What is Quantitative Easing?

US economy has started growing after bottoming out after Lehman Brothers collapse giving jitters to developing economies on the way. With the hope of US Government’s tapering of Quantitative Easing Program sooner than expected, market is upbeat about prospectus of US. We all have heard about US Quantitative Easing numerous times but ever thought what it is.

In QE program, central bank buys long term government securities from secondary market. Participants of secondary market are mostly commercial banks, corporate houses and few individual investors (generally high net worth individuals). Participants now have more money to perform economic activity and boost the overall economy.

Why QE instead of other means?

One may argue that there are other means of providing money to market such as reducing interest rate, CRR, SLR etc. Of course those are other means of providing money to economy. However, if interest rates are already to the bottom then central bank may not reduce interest rate. CRR and SLR may free up fund with banks to lend out, however, that does not signal to investment community that government has money and is upbeat about the prospect of money. When government buys security then that sends a signal to the whole world that government believes in its economy and it has the capability to pay back; Government Securities hold guarantee from government and if it can pay back then security of investment is reaffirmed.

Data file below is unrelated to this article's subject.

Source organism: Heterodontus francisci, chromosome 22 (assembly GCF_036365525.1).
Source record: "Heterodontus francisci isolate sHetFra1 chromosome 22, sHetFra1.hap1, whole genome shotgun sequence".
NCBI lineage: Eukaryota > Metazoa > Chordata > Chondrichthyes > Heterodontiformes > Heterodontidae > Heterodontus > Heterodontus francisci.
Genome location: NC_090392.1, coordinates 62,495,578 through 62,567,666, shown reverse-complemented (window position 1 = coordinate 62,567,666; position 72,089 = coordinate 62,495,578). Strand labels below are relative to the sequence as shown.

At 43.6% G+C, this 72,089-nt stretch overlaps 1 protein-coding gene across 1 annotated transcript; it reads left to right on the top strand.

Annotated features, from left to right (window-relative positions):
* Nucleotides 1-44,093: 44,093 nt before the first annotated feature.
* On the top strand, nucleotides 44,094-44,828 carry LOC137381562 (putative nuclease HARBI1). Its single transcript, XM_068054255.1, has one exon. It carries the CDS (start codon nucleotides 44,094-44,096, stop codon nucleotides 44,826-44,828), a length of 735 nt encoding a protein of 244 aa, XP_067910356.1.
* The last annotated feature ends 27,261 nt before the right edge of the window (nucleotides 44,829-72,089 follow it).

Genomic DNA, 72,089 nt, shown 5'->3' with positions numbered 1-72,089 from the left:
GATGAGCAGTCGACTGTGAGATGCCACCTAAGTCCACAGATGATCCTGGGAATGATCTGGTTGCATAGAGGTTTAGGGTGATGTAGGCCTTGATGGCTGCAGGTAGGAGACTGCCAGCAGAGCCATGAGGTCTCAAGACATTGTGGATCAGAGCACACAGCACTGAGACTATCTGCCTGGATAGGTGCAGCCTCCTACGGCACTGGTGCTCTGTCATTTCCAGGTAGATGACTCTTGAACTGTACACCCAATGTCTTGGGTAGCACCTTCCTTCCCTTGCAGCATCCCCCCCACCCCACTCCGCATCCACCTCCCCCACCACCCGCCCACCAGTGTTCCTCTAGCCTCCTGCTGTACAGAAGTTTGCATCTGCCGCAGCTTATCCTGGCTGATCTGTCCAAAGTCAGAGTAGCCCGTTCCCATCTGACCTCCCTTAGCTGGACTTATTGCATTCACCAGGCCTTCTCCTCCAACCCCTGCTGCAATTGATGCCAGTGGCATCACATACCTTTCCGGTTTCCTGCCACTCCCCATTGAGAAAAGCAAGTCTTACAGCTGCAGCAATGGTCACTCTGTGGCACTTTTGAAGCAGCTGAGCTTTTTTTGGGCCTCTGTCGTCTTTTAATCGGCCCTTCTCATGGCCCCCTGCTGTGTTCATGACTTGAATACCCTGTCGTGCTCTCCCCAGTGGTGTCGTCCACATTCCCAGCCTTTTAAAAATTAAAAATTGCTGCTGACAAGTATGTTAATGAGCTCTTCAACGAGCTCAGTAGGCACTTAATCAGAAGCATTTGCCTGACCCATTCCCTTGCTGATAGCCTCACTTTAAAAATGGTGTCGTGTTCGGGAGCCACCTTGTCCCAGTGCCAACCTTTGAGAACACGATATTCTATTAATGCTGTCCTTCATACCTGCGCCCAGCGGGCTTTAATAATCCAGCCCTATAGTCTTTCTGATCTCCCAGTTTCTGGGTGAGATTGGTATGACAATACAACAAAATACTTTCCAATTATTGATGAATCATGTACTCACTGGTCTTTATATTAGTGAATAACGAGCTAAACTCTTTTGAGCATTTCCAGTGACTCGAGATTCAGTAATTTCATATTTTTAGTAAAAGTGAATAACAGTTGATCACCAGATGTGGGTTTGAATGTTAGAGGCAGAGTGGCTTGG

Government Giving Money to Bank and Industry


  1. Inflation may rise. However, if the money made available by QE is invested in industries or to enhance productivity then the growth, thus, generated may surpass growth of inflation. In fact, QE may control bottoming out of inflation (even deflation).
  2. It may cause reduction in the value of currency. The value also depends on whether the money results in economic growth or hoarding of surplus money. Either way, reduction in value of currency gives benefit to exports and loss to imports. Benefit to exports further boosts economy.
  3. It causes income inequality because economical upscale individuals get a benefit which may dwindle down more or less to economical weaker section of society.
  4. With the money spent to buy government securities, government has lesser money to spend on social needs and infrastructure. In this case, government may need to encourage private players to invest in social causes.
  5. There is also a risk that the money now available be spent on emerging economies that may give higher return.

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